LL4A6      Half Unit
Climate Change and International Law

This information is for the 2021/22 session.

Teacher responsible

Dr Stephen Humphreys


This course is available on the LLM (extended part-time), LLM (full-time), MSc in Environmental Policy and Regulation, MSc in Environmental Policy, Technology and Health (Environmental Policy and Regulation) (LSE and Peking University), MSc in Human Rights and University of Pennsylvania Law School LLM Visiting Students. This course is available with permission as an outside option to students on other programmes where regulations permit.

This course has a limited number of places and we cannot guarantee all students will get a place.

Course content

This course covers international law in relation to climate change with a view to assessing how the harms and burdens associated with climate change are governed and allocated in different legal regimes. The course adopts the stance that the political and ethical questions raised by climate change cannot be addressed by reference to climate change law or international environmental law alone. Climate change gives rise to a series of profound problems touching upon a range of bodies of law (trade, human rights, migration, state responsibility) in a complex political and ethical environment. In approaching climate change as a concrete concern relevant to these various bodies of law and practice, the course will address the normative bases for choosing between actions designed to prevent and/or manage climate change and its consequences, given developmental imperatives and the concerns raised by the 'fragmented' nature of international law. Projected seminars include: climate change science, politics and ethics; the theory of international law; international environmental law; trade law; human rights law; migration law. The course includes two case studies, from among the following: climate technology transfer; carbon markets; food security.


This course will have two hours of teaching content each week in Lent Term, either in the form of a two hour seminar or an online lecture and one hour class. There will be a Reading Week in Week 6 of Lent Term.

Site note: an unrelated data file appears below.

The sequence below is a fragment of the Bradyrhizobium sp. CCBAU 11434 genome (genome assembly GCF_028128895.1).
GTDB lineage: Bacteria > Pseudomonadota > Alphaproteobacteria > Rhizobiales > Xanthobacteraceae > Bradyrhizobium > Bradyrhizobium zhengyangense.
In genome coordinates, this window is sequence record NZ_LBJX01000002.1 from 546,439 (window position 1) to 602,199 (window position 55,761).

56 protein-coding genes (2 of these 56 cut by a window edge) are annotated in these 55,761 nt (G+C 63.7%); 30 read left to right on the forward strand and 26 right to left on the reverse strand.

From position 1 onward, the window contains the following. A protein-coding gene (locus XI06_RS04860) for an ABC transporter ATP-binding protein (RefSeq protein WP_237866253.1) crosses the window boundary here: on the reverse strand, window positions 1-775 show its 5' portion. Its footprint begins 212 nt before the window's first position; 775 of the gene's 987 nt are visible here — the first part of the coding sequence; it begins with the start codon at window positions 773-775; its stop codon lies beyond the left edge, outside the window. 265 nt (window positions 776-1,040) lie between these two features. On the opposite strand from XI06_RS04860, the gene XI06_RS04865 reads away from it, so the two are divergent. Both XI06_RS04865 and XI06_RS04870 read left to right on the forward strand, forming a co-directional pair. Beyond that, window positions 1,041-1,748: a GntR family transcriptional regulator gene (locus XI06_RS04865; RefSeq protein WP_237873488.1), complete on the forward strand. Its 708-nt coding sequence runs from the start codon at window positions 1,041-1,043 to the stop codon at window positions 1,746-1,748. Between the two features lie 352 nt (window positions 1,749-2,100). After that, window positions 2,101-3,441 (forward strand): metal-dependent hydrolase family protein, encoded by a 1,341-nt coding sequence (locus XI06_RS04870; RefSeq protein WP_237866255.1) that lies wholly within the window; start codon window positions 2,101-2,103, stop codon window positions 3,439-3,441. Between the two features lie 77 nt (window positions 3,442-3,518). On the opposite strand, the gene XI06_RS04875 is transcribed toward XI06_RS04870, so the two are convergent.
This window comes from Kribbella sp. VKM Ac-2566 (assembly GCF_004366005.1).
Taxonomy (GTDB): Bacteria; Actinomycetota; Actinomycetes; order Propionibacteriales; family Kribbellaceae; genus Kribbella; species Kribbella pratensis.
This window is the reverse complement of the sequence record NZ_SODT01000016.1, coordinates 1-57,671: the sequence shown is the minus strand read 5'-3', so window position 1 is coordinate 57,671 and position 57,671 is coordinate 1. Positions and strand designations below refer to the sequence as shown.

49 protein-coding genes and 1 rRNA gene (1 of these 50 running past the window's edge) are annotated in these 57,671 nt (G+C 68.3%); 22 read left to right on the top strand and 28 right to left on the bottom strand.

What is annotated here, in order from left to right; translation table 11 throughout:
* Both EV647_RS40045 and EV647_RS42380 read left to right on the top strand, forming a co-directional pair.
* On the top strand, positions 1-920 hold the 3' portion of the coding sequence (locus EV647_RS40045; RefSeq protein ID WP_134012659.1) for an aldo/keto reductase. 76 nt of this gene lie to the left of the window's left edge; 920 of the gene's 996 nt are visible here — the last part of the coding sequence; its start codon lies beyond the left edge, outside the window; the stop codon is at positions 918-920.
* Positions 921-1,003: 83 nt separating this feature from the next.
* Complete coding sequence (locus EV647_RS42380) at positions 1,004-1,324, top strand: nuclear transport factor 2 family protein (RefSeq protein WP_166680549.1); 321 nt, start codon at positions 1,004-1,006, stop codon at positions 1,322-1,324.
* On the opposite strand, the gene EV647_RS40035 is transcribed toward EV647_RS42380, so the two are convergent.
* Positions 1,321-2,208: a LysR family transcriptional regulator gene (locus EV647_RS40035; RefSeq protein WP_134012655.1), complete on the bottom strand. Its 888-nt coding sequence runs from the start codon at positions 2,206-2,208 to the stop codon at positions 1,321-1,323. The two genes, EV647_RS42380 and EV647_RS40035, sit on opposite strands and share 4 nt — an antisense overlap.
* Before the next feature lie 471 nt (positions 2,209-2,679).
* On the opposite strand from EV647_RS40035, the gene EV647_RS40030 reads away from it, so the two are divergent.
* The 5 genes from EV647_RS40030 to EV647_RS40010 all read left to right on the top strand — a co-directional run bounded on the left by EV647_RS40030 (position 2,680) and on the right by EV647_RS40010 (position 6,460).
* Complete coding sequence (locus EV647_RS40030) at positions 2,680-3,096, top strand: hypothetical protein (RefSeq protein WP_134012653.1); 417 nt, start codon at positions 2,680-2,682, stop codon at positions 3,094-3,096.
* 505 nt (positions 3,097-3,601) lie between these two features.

Formative coursework

One 1,800 word essay to be submitted by the end of week 6.

Indicative reading

IPCC, Fifth Assessment Report, Cambridge UP (2013-14); IPCC, Special Report on Global Warming of 1.5 Degree C (2018); Rosemary Rayfuse and Shirley Scott (eds), International Law in the Era of Climate Change, Edward Elgar (2011); Stephen Gardiner, Simon Caney, Dale Jamieson and Henry Shue (eds), Climate Ethics: Essential Readings, Oxford UP (2010); Stephen Humphreys (ed.), Climate Change and Human Rights, Cambridge UP (2010); Larry Lohmann, Carbon Trading, Dag Hammerskjöld Foundation (2006); Margaret Young (ed.), Regime Interaction in International Law: Facing Fragmentation, Cambridge UP (2012).


Exam (100%, duration: 2 hours, reading time: 15 minutes) in the summer exam period.

Course selection videos

Some departments have produced short videos to introduce their courses. Please refer to the course selection videos index page for further information.

Important information in response to COVID-19

Please note that during 2021/22 academic year some variation to teaching and learning activities may be required to respond to changes in public health advice and/or to account for the differing needs of students in attendance on campus and those who might be studying online. For example, this may involve changes to the mode of teaching delivery and/or the format or weighting of assessments. Changes will only be made if required and students will be notified about any changes to teaching or assessment plans at the earliest opportunity.

Key facts

Department: Law

Total students 2020/21: 28

Average class size 2020/21: 14

Controlled access 2020/21: Yes

Value: Half Unit

Guidelines for interpreting course guide information

Personal development skills

  • Leadership
  • Self-management
  • Team working
  • Communication
  • Specialist skills